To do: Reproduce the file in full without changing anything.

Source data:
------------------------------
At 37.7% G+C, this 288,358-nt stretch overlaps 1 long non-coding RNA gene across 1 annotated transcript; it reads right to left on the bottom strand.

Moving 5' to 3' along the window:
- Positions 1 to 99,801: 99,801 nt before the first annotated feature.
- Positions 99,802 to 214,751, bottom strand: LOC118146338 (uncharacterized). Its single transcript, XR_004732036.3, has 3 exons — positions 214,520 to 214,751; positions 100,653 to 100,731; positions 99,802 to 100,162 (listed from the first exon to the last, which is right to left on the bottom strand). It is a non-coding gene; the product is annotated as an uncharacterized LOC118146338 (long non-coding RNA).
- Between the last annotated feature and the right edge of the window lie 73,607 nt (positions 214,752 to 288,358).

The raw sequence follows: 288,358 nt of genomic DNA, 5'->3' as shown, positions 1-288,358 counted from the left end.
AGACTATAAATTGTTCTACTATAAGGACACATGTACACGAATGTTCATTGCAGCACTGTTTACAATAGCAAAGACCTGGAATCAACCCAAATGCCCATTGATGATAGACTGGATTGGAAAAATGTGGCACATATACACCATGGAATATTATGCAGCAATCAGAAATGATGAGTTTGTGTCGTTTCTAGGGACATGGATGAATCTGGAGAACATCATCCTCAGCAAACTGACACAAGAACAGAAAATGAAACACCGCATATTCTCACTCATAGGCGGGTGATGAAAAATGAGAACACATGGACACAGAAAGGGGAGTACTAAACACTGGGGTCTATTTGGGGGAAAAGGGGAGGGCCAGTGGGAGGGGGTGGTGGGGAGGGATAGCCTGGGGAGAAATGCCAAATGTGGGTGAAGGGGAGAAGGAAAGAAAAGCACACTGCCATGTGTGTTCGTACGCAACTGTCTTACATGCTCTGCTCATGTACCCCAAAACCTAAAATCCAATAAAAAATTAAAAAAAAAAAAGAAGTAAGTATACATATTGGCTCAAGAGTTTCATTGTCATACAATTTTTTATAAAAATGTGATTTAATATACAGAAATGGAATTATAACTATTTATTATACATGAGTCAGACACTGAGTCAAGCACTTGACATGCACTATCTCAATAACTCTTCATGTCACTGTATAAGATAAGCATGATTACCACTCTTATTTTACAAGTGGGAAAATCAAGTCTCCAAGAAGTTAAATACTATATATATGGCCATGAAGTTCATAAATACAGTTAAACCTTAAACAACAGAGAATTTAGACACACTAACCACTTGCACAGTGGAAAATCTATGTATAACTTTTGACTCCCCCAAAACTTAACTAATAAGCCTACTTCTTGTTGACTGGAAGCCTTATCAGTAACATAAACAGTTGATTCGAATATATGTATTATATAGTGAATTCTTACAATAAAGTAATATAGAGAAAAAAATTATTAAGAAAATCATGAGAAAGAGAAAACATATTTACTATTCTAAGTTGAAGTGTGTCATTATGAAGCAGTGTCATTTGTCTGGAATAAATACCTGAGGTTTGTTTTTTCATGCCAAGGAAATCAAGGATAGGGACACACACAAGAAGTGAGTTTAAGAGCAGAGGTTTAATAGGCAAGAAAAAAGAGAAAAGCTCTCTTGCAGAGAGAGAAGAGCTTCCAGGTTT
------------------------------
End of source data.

At 37.7% G+C, this 288,358-nt stretch overlaps 1 long non-coding RNA gene across 1 annotated transcript; it reads right to left on the bottom strand.

Moving 5' to 3' along the window:
- Positions 1 to 99,801: 99,801 nt before the first annotated feature.
- Positions 99,802 to 214,751, bottom strand: LOC118146338 (uncharacterized). Its single transcript, XR_004732036.3, has 3 exons — positions 214,520 to 214,751; positions 100,653 to 100,731; positions 99,802 to 100,162 (listed from the first exon to the last, which is right to left on the bottom strand). It is a non-coding gene; the product is annotated as an uncharacterized LOC118146338 (long non-coding RNA).
- Between the last annotated feature and the right edge of the window lie 73,607 nt (positions 214,752 to 288,358).

The raw sequence follows: 288,358 nt of genomic DNA, 5'->3' as shown, positions 1-288,358 counted from the left end.
AGACTATAAATTGTTCTACTATAAGGACACATGTACACGAATGTTCATTGCAGCACTGTTTACAATAGCAAAGACCTGGAATCAACCCAAATGCCCATTGATGATAGACTGGATTGGAAAAATGTGGCACATATACACCATGGAATATTATGCAGCAATCAGAAATGATGAGTTTGTGTCGTTTCTAGGGACATGGATGAATCTGGAGAACATCATCCTCAGCAAACTGACACAAGAACAGAAAATGAAACACCGCATATTCTCACTCATAGGCGGGTGATGAAAAATGAGAACACATGGACACAGAAAGGGGAGTACTAAACACTGGGGTCTATTTGGGGGAAAAGGGGAGGGCCAGTGGGAGGGGGTGGTGGGGAGGGATAGCCTGGGGAGAAATGCCAAATGTGGGTGAAGGGGAGAAGGAAAGAAAAGCACACTGCCATGTGTGTTCGTACGCAACTGTCTTACATGCTCTGCTCATGTACCCCAAAACCTAAAATCCAATAAAAAATTAAAAAAAAAAAAGAAGTAAGTATACATATTGGCTCAAGAGTTTCATTGTCATACAATTTTTTATAAAAATGTGATTTAATATACAGAAATGGAATTATAACTATTTATTATACATGAGTCAGACACTGAGTCAAGCACTTGACATGCACTATCTCAATAACTCTTCATGTCACTGTATAAGATAAGCATGATTACCACTCTTATTTTACAAGTGGGAAAATCAAGTCTCCAAGAAGTTAAATACTATATATATGGCCATGAAGTTCATAAATACAGTTAAACCTTAAACAACAGAGAATTTAGACACACTAACCACTTGCACAGTGGAAAATCTATGTATAACTTTTGACTCCCCCAAAACTTAACTAATAAGCCTACTTCTTGTTGACTGGAAGCCTTATCAGTAACATAAACAGTTGATTCGAATATATGTATTATATAGTGAATTCTTACAATAAAGTAATATAGAGAAAAAAATTATTAAGAAAATCATGAGAAAGAGAAAACATATTTACTATTCTAAGTTGAAGTGTGTCATTATGAAGCAGTGTCATTTGTCTGGAATAAATACCTGAGGTTTGTTTTTTCATGCCAAGGAAATCAAGGATAGGGACACACACAAGAAGTGAGTTTAAGAGCAGAGGTTTAATAGGCAAGAAAAAAGAGAAAAGCTCTCTTGCAGAGAGAGAAGAGCTTCCAGGTTT